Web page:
Matt Chessen, Foreign Service Science, Technology and Foreign Policy Fellow @ GW
Ethan Porter, Assistant Professor, GW’s School of Media and Public Affairs
Ory Rinat, State Department Transition Team Digital Lead

Follow on Twitter: @IPDGC, #echochambers
Location:
Foggy Bottom

Foggy Bottom - 1957 E Street NW  (View Map)
Washington, DC 20052

Foggy Bottom - 1957 E Street NW  (View Map)
Washington, DC 20052
Room: 602
Contact:
Laura Brendle
2029948137
ipdgc@gwu.edu
This event is open to:



  • Alumni





  • Community





  • Employees - All





  • General Public





  • Media





  • Parents





  • Researchers





  • Students - All

  • US, China public diplomacy


    pakobserver.net
    Saman Fatima
    Rawalpindi
    image (not from entry) from

    Countries are always concerned about their reputation and how the other countries take them, the way other nations think about domestic perceptions of culture, intentions and policies. The article majorly focuses on the constructivist school of thought, the identity can change by incorporating cosmopolitan values in the society which in turn will bring a change in the minds of public, resulting in favourable and positive image projection of the state which is the primary aim of public diplomacy. Public diplomacy can be successful by addressing the construction of cosmopolitan ideas and identities in their societies and cultures.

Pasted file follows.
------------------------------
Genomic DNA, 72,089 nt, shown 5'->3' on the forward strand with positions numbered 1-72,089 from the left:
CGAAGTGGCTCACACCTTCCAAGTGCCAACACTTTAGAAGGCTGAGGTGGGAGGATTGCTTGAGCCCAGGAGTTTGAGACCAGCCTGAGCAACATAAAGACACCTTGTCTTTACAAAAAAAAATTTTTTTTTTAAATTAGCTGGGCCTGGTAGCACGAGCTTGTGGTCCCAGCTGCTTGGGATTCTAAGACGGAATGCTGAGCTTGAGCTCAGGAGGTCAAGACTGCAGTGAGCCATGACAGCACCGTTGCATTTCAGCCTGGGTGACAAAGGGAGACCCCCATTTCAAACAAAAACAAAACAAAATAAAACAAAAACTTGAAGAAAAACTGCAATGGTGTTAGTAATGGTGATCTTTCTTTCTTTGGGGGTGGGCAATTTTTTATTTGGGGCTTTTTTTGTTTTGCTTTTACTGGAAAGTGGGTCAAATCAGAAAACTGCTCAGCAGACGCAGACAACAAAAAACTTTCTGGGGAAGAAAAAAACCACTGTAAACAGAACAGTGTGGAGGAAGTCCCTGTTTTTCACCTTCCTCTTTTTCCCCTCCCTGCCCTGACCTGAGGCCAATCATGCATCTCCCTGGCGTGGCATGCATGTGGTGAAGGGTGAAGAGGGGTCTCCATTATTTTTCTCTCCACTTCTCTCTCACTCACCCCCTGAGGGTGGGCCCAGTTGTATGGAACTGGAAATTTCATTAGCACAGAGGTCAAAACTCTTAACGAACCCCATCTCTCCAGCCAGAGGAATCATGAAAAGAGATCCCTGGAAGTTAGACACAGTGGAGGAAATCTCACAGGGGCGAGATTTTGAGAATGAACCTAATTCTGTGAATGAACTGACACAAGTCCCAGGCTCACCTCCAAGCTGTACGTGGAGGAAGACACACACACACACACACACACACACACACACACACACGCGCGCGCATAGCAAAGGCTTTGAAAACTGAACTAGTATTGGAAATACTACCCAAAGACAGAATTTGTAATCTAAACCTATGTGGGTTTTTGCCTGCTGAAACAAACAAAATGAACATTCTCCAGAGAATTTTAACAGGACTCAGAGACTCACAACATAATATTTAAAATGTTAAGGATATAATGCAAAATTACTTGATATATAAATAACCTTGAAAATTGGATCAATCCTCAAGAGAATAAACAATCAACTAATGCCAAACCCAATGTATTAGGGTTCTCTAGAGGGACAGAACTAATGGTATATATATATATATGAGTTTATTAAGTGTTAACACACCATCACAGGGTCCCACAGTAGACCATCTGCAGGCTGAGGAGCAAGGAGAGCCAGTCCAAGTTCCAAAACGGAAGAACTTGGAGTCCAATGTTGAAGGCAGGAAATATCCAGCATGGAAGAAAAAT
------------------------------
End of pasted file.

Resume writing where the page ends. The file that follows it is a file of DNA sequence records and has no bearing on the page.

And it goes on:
In public diplomatic terms, this would indicate emphasizing the long-term foreign policy goals and objectives, where countries do not expect to become friends with each other overnight or immediately, actually trying to encourage and engage their societies to join in a process of societal exchanges and common understanding where team-play and non-violence are the norm.

    The image of a nation is critical in the conduct of international relations. As an emerging and rising power, China is continuously and increasingly concerned about its image, due to which it is increasingly investing and advancing into its public diplomacy. Public diplomacy has become one of the important parts of China’s overall diplomacy in last few years. China recognize the international environment potentially aggressive, and China wants to be seen by the outside world as a peaceful, friendly and reliable partner. Although the non-Chinese address its focuses on exchange, mutuality, and reciprocal communication, China is more concerned with getting its message out and convincing world of its benign, soft and gentle intentions.